HEFFNER: Look, I’m not going to deny for a moment that when I read the brochure and I read what you’ve written about this new Caravan and, and your ideas about it, that it’s exciting … it is exciting. I can’t help but think though … there are a number of people who say, well, you used the reference before … look at the different ways in which you see films. And one could say, “A film is a film is a film.” (THUMPING SOUND) I don’t think that’s true. And I think that there are a lot of people who say that it’s not true and who would say that what you’re going to produce is not a book. It’s going to be something else, and why call it a book. It is something else. It’s something you listen to in your car, as you did today.

OSNOS: MmmHmm.

HEFFNER: It’s something you look at on your Treo, but it’s not a book.

OSNOS: Well, I … I don’t actually agree. I think that it is … in fact, in content it is indistinguishable. I think it’s actually the same words. It’s the means by which you absorb it. Now you may not feel that way, but Joe over here, or, you know, Barbara, who’s got three small kids, but wants to, to read. She might see it another way.

In other words. You’ve got to accept the fact that all of us have a different set of requirements in how we access information and entertainment. And if you made a list of things that you do each day to access information and entertainment. You find it’s fundamentally different than it was ten years, 15, 25 or 40 years ago.

I’m fascinated by the fact that when I published in 1995, still at Times Books at Random House, Robert McNamara’s In Retrospect, which was his book about Vietnam … a book that was tremendously controversial. I mean we were inundated with excoriation of various kinds, all of which came to us by fax. Because in 1995 there was no email. In 1995 Amazon was incipient. In 1995 there was only one cable news channel (laugh). In 1995 there was no AOL. Think about it. The change, the pace of change in the way we communicate is vast. And the purpose of Caravan, one way or another, is to say to independent publishers and book sellers, “you’re part of this”. Don’t be overcome, don’t be overwhelmed by the fact that you don’t completely understand how to take advantage of it. Take a book, give it other forms of life and let the consumer choose how they want it.

HEFFNER: You know, McLuhan rather felt that with the death of Gutenberg, with the end … as he saw it then …

OSNOS: MmmHmm.

HEFFNER: … of the printing press and the substitution for it of electronic communications … of television, in his time, and everybody says today, “Who’s McLuhan?”

OSNOS: Right.

HEFFNER: Okay. That we would change in a way our central neutral apparatus and I believe in that enough to feel that I could ask you, “Peter, at least don’t call it a book. Call it entertainment, information, by another distribution modality. But at least don’t call it a book because books, at least as far as I’m concerned and I’m sure, as far as you’re concerned, something sacred.” In the past, perhaps.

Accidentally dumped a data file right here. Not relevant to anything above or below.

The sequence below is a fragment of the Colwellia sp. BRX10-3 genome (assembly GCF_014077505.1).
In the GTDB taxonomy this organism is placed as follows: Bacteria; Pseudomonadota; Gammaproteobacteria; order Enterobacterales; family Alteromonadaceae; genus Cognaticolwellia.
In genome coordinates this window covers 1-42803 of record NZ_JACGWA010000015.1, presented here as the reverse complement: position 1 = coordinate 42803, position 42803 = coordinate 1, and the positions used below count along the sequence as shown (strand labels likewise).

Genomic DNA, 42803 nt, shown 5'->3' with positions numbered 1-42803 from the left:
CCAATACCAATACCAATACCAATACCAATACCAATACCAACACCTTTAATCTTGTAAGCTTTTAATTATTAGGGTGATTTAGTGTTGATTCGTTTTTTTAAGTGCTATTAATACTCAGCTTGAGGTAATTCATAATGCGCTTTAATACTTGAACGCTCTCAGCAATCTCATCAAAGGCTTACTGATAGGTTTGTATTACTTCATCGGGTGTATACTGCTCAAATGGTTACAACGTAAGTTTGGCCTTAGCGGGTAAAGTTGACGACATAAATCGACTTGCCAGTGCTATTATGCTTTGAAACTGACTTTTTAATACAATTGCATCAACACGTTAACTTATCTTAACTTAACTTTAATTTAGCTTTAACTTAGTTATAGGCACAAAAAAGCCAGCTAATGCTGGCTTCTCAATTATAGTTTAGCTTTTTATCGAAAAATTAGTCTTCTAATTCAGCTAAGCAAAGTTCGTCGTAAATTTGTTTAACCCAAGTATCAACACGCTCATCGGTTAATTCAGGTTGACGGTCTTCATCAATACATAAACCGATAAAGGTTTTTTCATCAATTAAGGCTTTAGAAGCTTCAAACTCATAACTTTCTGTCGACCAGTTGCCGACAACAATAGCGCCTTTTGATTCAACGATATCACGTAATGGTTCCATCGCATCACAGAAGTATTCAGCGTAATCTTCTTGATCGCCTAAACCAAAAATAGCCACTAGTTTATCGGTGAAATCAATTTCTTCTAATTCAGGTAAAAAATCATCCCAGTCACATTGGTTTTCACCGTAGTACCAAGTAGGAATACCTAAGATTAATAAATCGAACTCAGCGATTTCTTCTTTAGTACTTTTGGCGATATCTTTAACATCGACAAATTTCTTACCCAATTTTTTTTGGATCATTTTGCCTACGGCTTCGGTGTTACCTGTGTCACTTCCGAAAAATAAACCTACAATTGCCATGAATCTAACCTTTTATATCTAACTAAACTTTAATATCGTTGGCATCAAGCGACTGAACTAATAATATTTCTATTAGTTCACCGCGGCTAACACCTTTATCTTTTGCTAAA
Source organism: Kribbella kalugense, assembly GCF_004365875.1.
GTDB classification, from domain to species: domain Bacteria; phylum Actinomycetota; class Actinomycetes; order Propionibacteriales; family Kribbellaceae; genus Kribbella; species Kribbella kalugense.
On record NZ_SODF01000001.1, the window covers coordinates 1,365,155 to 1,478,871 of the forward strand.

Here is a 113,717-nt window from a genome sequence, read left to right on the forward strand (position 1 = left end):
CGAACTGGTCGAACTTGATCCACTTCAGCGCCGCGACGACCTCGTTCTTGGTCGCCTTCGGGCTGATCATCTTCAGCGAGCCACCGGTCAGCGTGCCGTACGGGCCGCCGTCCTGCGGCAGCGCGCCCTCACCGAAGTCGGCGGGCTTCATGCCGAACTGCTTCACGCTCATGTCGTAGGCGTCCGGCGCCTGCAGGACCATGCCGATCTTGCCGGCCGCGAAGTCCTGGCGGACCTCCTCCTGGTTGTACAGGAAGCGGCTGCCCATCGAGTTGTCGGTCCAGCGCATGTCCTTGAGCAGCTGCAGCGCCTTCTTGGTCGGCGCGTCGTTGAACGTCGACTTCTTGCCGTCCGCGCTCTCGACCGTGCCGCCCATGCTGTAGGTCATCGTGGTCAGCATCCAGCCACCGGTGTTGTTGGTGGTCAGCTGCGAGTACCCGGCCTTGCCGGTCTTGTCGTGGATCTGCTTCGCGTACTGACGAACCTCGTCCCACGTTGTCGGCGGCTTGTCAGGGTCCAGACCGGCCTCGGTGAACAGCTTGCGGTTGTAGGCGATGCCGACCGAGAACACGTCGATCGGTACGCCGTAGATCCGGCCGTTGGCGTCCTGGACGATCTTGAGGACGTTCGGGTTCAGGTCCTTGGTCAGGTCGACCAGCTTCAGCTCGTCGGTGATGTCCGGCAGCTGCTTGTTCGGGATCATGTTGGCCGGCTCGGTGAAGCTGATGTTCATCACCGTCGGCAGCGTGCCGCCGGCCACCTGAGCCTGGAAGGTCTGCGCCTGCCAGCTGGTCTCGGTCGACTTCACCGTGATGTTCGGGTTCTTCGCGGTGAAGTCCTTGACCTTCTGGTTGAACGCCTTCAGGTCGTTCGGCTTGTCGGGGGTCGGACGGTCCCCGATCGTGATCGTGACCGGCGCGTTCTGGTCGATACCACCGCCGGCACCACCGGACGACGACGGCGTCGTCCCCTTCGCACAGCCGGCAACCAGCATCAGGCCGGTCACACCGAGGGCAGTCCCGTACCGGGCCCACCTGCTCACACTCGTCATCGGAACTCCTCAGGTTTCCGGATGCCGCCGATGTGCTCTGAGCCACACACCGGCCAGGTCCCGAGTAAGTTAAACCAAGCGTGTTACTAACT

OSNOS: Well, but I don’t agree … again. Where we … you know, the distinction between what you’re saying and what I’m saying is …

HEFFNER: Is that you’re young and I’m old.

OSNOS: Naw, I’m not so young and you’re not so old. So, what I’m really saying it that it is no longer up to the gatekeeper to meet, to decide how the consumer will access information. It’s up to the consumer.

Interestingly, one of the first books we published at PublicAffairs in 1997 was called, The Control Revolution, it’s by a young man who was a fellow at The Century Foundation, who was describing a process that to be honest, at the time, I didn’t fully comprehend. What he was saying was that the ability to choose what you’re going to do had passed from gatekeeper to consumer.

And, of course, that’s what’s the case now. You no longer have three networks and a couple of, of radio stations and a couple of newspapers and a couple of this and a couple of that. All of us, are in fact, editors-in-chief of the information that we absorb. I will go on publishing books …

HEFFNER: Real books.

OSNOS: … in the most traditional sense until they haul me away. That’s what I do. But I don’t want to lose the consumer who is interested or the reader who is interested in a book in another format.

And let me give you another example. This spring there was a wonderful book called The Looming Tower, by Lawrence Wright, which won the Pulitzer Prize. It was a book about the origins of 9/11 through the stories of half a dozen people. Including Zawahiri and including Osama bin Laden and so on. Terrific book. 575 pages. Once again I got so much else I’ve got to read and so much I want to absorb, I didn’t have time to read it. So I bought the full, unabridged audio. And I listened to it. 17 hours, it was riveting. Every last minute was riveting.

And you want to know something, I think I got more closely involved with it by listening than I would have had I sat and read it in a hurry. Because the simple reality is that when I got to Zawhiri’s great grandfather, I would have skimmed. You can’t skim audio. And I can tell you with a clarity that surprises me, six months later, what that book said.